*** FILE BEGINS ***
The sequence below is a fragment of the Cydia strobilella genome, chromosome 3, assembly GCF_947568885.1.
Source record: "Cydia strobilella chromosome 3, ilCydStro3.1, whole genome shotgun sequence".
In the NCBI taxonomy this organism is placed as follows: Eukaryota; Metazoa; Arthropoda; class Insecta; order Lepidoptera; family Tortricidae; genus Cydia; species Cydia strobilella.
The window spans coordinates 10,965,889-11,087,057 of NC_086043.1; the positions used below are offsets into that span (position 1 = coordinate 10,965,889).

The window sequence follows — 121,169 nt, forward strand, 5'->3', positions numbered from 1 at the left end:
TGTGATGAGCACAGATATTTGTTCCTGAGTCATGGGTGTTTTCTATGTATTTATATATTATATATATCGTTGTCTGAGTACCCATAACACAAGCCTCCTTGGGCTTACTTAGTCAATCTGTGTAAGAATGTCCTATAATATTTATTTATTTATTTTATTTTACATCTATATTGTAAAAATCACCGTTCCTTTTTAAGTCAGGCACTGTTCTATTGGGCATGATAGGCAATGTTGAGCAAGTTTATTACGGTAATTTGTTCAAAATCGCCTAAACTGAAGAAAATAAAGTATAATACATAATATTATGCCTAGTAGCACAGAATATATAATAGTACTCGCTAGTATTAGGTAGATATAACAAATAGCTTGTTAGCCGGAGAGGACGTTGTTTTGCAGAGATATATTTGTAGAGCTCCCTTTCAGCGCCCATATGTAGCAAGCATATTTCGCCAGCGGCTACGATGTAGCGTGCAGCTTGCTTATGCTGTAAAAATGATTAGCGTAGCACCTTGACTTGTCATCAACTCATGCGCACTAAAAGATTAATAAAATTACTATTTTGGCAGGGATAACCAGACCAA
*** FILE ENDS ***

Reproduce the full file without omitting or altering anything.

The sequence below is a fragment of the Cydia strobilella genome, chromosome 3, assembly GCF_947568885.1.
Source record: "Cydia strobilella chromosome 3, ilCydStro3.1, whole genome shotgun sequence".
In the NCBI taxonomy this organism is placed as follows: Eukaryota; Metazoa; Arthropoda; class Insecta; order Lepidoptera; family Tortricidae; genus Cydia; species Cydia strobilella.
The window spans coordinates 10,965,889-11,087,057 of NC_086043.1; the positions used below are offsets into that span (position 1 = coordinate 10,965,889).

The window sequence follows — 121,169 nt, forward strand, 5'->3', positions numbered from 1 at the left end:
TGTGATGAGCACAGATATTTGTTCCTGAGTCATGGGTGTTTTCTATGTATTTATATATTATATATATCGTTGTCTGAGTACCCATAACACAAGCCTCCTTGGGCTTACTTAGTCAATCTGTGTAAGAATGTCCTATAATATTTATTTATTTATTTTATTTTACATCTATATTGTAAAAATCACCGTTCCTTTTTAAGTCAGGCACTGTTCTATTGGGCATGATAGGCAATGTTGAGCAAGTTTATTACGGTAATTTGTTCAAAATCGCCTAAACTGAAGAAAATAAAGTATAATACATAATATTATGCCTAGTAGCACAGAATATATAATAGTACTCGCTAGTATTAGGTAGATATAACAAATAGCTTGTTAGCCGGAGAGGACGTTGTTTTGCAGAGATATATTTGTAGAGCTCCCTTTCAGCGCCCATATGTAGCAAGCATATTTCGCCAGCGGCTACGATGTAGCGTGCAGCTTGCTTATGCTGTAAAAATGATTAGCGTAGCACCTTGACTTGTCATCAACTCATGCGCACTAAAAGATTAATAAAATTACTATTTTGGCAGGGATAACCAGACCAA